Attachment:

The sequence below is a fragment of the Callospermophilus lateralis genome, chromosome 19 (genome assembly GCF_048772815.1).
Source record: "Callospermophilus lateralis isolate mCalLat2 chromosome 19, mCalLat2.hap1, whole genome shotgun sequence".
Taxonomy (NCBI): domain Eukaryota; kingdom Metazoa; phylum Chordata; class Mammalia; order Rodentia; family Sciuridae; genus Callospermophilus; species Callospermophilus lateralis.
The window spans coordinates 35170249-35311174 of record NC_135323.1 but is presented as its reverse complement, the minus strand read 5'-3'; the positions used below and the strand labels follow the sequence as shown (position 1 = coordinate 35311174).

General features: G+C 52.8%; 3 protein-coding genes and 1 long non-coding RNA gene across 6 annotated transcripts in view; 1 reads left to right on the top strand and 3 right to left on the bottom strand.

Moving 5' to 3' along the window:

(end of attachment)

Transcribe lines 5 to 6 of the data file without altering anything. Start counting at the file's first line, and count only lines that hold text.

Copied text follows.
General features: G+C 52.8%; 3 protein-coding genes and 1 long non-coding RNA gene across 6 annotated transcripts in view; 1 reads left to right on the top strand and 3 right to left on the bottom strand.

Moving 5' to 3' along the window: